When I look at the sequence and list documentation, I don’t see any method for inserting an element into a list assuming the list is already sorted (which should have linear complexity), or given two sorted lists (e.g, one of length 1 and one of length n) and merging the two lists (which again should have linear complexity). Am I missing something?

Of course I can implement such a function for myself, but if one already exists in the standard library, I’d rather not re-invent the wheel.

Concerning List, you can insert elements at a given index by patch. There exists no method to insert an element based on an ordering so you need to call indexWhere first.

However, if you need to keep your collection sorted, you better choose not List but a sorted collection like SortedSet unless your collection is small. You cannot insert duplicates into a set, though.

That’s really not obvious – it depends on the usage. Merging two already-sorted Lists is a nice cheap O(n) operation, so if random inserts (which are also a relatively expensive O(n)) are rare, List might be a good way to go.

Thanks for the suggestion. I also thought about that. But I’m not sure about the complexity of SortedSet. Is really kept sorted, or does it only sort when I try to look at it. For example, If I insert 10000 times, and read once, it should only sort once, not 10000 times. This is why I’m using List, so I can control when the sorting occurs.

Inserting one element into a sorted list has linear complexity. But sorting N elements has quadratic complexity, while sorting the list will have n.log(n) complexity.

Come to think about it, if the SortedSet has the property that insertion has log(n) complexity, then that might indeed be better for my needs, because inserting many elements would be no slower than re-sorting the list afterwards.

This distinction is actually important for my application, because the lists might be HUGE in reality, even if the test cases are small.

I would say the constant complexity factor in adding elements one by one to SortedSet is much higher than constructing a whole List and then sorting it in one go. But that’s only one very specific scenario. If there are many more sorting phases then keeping the collection always sorted should be more efficient. If performance is crucial for you - benchmark it! Use e.g.: https://github.com/ktoso/sbt-jmh for benchmarking.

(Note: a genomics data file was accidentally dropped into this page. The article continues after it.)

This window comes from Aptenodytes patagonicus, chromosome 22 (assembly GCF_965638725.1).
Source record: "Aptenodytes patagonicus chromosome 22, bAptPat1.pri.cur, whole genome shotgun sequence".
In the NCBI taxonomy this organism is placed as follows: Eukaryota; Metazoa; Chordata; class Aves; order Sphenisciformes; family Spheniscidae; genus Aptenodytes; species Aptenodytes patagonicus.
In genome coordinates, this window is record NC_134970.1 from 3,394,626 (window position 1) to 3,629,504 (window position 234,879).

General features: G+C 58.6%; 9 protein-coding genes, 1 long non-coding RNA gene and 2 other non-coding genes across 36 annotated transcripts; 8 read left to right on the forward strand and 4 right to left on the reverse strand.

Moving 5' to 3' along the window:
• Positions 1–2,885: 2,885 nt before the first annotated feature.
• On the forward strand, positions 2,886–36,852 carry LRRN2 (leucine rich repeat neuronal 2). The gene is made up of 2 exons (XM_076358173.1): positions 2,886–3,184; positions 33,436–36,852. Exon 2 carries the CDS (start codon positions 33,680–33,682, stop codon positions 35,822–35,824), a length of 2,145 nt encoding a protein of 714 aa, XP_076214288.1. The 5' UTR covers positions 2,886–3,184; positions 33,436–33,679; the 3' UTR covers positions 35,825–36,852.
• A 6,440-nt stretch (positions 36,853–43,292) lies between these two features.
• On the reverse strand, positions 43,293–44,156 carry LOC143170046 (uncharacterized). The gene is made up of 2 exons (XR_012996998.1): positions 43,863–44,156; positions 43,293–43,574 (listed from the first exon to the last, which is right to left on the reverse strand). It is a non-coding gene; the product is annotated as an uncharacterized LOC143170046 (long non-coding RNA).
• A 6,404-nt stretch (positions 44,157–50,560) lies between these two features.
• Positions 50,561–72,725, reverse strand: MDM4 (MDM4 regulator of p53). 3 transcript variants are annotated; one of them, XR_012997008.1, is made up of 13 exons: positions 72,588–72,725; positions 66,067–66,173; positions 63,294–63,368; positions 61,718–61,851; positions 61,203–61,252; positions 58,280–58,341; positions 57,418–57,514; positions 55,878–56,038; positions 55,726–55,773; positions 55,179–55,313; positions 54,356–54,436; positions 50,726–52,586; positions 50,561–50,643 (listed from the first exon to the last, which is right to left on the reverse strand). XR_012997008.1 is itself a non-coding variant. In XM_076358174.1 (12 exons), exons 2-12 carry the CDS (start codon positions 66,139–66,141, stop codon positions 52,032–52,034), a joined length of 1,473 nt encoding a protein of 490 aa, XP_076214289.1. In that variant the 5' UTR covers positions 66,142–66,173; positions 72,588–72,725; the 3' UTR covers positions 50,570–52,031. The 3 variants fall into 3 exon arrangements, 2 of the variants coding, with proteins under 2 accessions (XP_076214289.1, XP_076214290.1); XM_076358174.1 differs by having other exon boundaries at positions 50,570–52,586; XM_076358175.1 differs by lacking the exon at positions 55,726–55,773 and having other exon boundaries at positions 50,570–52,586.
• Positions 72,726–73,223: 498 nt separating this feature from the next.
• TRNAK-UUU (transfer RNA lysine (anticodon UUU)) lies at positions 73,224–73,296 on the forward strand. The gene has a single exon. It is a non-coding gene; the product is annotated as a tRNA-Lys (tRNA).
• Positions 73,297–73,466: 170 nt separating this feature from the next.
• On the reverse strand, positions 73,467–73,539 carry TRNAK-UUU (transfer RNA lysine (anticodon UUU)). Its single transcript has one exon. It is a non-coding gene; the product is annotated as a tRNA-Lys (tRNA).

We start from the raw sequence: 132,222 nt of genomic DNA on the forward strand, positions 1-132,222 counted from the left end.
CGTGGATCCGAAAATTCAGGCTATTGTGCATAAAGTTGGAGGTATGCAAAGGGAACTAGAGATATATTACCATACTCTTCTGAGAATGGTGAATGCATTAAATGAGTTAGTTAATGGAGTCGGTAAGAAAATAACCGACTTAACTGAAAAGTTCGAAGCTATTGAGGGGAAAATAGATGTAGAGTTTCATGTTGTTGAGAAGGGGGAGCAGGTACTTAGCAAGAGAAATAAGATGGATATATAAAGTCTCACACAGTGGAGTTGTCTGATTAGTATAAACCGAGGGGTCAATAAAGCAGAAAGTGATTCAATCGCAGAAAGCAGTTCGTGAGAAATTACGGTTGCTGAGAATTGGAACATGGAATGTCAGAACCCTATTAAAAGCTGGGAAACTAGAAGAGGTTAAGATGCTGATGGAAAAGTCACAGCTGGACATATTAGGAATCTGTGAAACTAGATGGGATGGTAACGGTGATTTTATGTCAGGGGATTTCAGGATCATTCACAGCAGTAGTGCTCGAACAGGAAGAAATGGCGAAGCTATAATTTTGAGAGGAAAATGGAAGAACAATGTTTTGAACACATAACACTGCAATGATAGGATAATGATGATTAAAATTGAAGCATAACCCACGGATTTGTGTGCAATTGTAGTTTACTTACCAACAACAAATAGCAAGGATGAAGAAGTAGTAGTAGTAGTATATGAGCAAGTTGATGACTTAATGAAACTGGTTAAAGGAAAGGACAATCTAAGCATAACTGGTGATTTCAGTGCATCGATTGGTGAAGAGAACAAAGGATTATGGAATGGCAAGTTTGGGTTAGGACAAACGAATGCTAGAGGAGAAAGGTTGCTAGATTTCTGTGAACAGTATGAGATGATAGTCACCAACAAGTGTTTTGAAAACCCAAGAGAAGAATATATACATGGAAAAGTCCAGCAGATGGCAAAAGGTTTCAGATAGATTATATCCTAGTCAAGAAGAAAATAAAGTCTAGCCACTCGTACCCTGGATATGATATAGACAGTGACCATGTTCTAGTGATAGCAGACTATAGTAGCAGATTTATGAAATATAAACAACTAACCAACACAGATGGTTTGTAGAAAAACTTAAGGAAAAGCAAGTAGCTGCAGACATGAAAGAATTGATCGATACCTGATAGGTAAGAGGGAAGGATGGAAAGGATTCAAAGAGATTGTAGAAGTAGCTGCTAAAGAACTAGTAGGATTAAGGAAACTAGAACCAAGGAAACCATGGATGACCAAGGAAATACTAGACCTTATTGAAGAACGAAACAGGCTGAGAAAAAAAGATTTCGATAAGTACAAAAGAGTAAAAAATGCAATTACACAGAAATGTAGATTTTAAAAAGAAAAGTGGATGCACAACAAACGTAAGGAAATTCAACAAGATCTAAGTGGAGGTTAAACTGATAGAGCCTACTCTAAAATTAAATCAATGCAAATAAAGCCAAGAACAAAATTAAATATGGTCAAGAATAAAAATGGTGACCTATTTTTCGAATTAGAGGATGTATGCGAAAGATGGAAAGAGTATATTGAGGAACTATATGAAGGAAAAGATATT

If you just need to dump all your data into a box and get it out in order (i.e., you don’t need to look in the box until the end) be sure and check out heap solutions. There’s also scala.util.Sorting if you follow @tarsa’s advice and just sort once at the end.

@LannyRipple, thanks for the suggestion. However, in my case that interesting simplification does not apply. In my case I need to do some additions, but not all in one place, rather at various points during a long computations, but from time to time, I need to read back out the items, and to assure they are in sorted order.

If you are interested, the actual algorithm is the Quine-McCluskey Boolean simplification algorithm, for reducing n-variable Boolean equations efficiently. The QM method makes certain classes of Boolean functions reducible linearly to quadratic, by breaking up a large list of Boolean clauses in a many small groups, each of which can then be operated on in quadratic or n.log time. After the small groupings are done, “adjacent” groups are compared quadratically, and elements are removed, reduced, and added to other groups. The iteration (exchange between groups) continues until a fixed point is reached.

BTW, any kind of explicit sorting that is provided by the standard library is done with arrays. Sorting an array or a mutable array-based collection in place has the lowest overhead. Sorting an immutale.ArraySeq is still quite good because it’s only one additional block copy for the array. Sorting any other data structure like a list is done by copying all elements to an array, sorting the array, and then building a new list.

Both are specialized trees so inserting values is predictably fast: it just involves a tree traversal of at most depth 7 or comparably low. Sure significantly faster than inserting into a big List.